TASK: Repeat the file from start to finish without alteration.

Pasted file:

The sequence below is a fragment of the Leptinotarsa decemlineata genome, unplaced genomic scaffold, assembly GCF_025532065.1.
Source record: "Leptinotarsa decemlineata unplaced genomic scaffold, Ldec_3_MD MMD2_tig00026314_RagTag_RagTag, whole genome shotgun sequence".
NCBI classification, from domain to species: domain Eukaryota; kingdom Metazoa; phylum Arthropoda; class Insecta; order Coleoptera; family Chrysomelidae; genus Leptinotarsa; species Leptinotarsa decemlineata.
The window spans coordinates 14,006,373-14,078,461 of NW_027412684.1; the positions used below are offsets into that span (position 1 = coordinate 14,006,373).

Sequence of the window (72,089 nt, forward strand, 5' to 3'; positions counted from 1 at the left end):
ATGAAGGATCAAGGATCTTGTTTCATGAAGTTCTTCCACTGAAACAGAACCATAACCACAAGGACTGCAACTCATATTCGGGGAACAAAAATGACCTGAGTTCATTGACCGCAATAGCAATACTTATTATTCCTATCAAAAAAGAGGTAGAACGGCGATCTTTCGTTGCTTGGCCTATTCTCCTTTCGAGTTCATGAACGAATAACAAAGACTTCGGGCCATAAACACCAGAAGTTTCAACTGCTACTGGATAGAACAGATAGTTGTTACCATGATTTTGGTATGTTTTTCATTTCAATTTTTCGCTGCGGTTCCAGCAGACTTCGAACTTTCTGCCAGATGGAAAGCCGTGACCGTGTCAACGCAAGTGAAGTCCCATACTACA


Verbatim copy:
The sequence below is a fragment of the Leptinotarsa decemlineata genome, unplaced genomic scaffold, assembly GCF_025532065.1.
Source record: "Leptinotarsa decemlineata unplaced genomic scaffold, Ldec_3_MD MMD2_tig00026314_RagTag_RagTag, whole genome shotgun sequence".
NCBI classification, from domain to species: domain Eukaryota; kingdom Metazoa; phylum Arthropoda; class Insecta; order Coleoptera; family Chrysomelidae; genus Leptinotarsa; species Leptinotarsa decemlineata.
The window spans coordinates 14,006,373-14,078,461 of NW_027412684.1; the positions used below are offsets into that span (position 1 = coordinate 14,006,373).

Sequence of the window (72,089 nt, forward strand, 5' to 3'; positions counted from 1 at the left end):
ATGAAGGATCAAGGATCTTGTTTCATGAAGTTCTTCCACTGAAACAGAACCATAACCACAAGGACTGCAACTCATATTCGGGGAACAAAAATGACCTGAGTTCATTGACCGCAATAGCAATACTTATTATTCCTATCAAAAAAGAGGTAGAACGGCGATCTTTCGTTGCTTGGCCTATTCTCCTTTCGAGTTCATGAACGAATAACAAAGACTTCGGGCCATAAACACCAGAAGTTTCAACTGCTACTGGATAGAACAGATAGTTGTTACCATGATTTTGGTATGTTTTTCATTTCAATTTTTCGCTGCGGTTCCAGCAGACTTCGAACTTTCTGCCAGATGGAAAGCCGTGACCGTGTCAACGCAAGTGAAGTCCCATACTACA